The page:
AHA fosters and supports community efforts to make healthy eating and physical activity the way of life in Wake County.
On the Menu
Eating out is no longer an occasional treat. About half our food dollar is spent on and a third of our calories are consumed in meals away from home according to the Keystone Forum on Away-From-Home Foods: Opportunities for Preventing Weight Gain and Obesity Report. A number of local governments, including King County in Seattle and New York City, instituted mandatory menu labeling to let consumers know what they were buying as they ordered food in a restaurant several years ago. And now the Affordable Care Act will make that menu labeling law for most chain-type restaurants across the U.S. mandatory.
The big debate is whether or not menu labeling will help. Some say it will – information is important to helping people make smart choices. Some say it won’t – people will order what they like, and often don’t understand that a 1,800-calorie value meal is probably all the calories they need that day. Our populace is not science and health-savvy enough to even know what that means, let alone act on it. My sense is that both hold true – depending on the person. We are not all alike, afterall.
However, a study published this month in the Academy of Nutrition and Dietetics Journal looked at another change that occurs when menu labeling is instituted- and that is that restaurants make changes to their menus (either decrease portion sizes, substitue ingredients or both) when calories, saturated fat and sodium are posted right there on the menu for all to see. In the case of the restaurants studied in this case, there was a net 7% decrease in calories between time 1 and time 2 from the time menu labeling went into effect, even though calories, saturated fat and sodium still well exceeded what might be desired. That doesn’t sound like a lot, but In the grand scheme of things, American’s calorie consumption on average exceeds recommendations by a small percentage – averaging roughly 200 calories in a day.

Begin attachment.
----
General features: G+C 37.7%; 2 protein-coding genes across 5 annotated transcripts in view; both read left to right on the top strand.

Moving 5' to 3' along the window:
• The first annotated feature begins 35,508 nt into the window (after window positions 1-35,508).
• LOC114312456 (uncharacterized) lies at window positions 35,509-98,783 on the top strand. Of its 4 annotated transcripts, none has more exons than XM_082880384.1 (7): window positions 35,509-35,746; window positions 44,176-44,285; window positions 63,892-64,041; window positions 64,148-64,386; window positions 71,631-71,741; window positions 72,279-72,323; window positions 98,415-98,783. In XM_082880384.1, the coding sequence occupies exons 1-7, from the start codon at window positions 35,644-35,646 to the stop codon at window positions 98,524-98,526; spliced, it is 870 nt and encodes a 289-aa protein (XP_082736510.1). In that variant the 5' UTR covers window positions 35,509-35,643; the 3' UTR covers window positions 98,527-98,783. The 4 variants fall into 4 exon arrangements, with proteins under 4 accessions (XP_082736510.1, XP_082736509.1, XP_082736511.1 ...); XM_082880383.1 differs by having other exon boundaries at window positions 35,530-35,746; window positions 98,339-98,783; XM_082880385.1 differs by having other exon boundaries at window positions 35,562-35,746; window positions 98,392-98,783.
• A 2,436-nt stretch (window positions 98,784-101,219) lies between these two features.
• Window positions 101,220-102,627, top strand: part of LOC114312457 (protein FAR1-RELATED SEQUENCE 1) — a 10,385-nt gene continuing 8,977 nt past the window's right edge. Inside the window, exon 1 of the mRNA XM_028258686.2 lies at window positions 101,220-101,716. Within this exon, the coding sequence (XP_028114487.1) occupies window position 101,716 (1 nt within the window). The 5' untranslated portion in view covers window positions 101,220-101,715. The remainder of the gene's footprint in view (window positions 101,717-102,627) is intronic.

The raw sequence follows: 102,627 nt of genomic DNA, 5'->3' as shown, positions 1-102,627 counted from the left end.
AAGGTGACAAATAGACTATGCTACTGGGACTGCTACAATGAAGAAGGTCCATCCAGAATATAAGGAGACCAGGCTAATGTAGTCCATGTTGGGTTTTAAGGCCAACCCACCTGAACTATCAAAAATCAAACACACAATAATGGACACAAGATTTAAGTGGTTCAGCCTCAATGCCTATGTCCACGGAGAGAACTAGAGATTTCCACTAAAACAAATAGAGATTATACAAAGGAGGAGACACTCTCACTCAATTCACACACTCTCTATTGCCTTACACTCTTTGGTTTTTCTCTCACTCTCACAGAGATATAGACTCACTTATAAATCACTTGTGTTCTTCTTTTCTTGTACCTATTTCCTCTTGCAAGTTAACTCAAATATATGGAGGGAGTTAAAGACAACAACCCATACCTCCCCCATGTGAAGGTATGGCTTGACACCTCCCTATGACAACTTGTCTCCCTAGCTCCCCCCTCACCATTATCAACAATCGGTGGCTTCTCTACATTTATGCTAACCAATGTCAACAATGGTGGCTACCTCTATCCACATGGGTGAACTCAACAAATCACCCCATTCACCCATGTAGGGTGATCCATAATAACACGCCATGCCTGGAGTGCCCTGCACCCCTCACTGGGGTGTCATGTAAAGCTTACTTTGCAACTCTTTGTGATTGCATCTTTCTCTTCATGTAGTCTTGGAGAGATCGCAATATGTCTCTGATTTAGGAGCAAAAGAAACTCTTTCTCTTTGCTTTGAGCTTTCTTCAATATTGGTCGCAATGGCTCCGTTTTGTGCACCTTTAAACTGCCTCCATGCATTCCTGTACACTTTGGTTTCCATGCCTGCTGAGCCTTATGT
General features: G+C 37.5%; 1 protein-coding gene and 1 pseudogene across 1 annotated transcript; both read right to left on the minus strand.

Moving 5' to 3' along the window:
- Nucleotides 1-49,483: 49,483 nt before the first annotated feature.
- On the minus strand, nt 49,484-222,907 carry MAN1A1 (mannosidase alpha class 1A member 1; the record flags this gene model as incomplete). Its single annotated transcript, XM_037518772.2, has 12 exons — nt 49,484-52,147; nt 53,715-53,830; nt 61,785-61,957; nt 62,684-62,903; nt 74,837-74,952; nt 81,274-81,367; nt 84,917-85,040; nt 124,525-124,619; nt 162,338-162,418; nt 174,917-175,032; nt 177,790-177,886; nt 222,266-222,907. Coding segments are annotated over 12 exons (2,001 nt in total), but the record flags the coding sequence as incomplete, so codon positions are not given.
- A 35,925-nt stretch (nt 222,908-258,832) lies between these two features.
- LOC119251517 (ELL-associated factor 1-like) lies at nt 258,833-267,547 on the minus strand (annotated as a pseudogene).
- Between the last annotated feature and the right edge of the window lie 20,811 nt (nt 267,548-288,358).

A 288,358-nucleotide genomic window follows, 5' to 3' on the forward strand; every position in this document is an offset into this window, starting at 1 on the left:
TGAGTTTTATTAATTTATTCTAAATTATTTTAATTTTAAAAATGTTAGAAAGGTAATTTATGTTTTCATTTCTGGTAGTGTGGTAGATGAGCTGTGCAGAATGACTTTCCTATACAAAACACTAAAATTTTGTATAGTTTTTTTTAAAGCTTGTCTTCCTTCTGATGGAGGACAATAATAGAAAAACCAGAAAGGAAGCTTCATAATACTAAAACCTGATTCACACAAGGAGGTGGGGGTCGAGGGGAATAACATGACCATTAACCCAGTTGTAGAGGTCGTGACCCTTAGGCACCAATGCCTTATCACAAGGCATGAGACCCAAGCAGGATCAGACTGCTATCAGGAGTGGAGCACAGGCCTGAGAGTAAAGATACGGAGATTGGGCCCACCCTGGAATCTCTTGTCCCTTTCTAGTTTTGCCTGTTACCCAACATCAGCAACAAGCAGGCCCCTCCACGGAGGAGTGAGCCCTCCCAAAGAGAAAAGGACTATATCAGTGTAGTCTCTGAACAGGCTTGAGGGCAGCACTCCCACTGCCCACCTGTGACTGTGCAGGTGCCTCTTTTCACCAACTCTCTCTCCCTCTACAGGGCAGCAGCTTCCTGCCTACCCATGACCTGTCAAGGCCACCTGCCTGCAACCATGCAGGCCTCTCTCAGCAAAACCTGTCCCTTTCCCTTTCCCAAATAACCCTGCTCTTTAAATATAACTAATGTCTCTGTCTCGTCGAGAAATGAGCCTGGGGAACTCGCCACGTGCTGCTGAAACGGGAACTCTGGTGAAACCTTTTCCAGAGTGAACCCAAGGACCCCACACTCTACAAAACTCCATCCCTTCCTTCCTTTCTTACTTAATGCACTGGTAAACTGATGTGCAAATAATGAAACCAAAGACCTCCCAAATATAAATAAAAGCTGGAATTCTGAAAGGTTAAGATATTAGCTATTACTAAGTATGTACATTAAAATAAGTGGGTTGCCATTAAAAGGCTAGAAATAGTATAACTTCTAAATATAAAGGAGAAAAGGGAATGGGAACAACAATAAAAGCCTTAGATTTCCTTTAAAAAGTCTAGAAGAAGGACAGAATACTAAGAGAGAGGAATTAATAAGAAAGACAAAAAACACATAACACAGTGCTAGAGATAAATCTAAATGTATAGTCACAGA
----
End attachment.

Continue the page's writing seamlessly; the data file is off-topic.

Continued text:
When I was with the NC Division of Public Health’s Physical Activity and Nutrition Branch, one of my colleagues evaluated of a now defunct menu labeling program that was implemented in schools called Winner’s Circle. The findings from that evaluation were that while menu labeling really didn’t change what the kids bought from the lunch line, it actually resulted in changes to what was offered.
To me, that’s a win-win. Fewer calories offered, and the consumer didn’t have to think about it too much.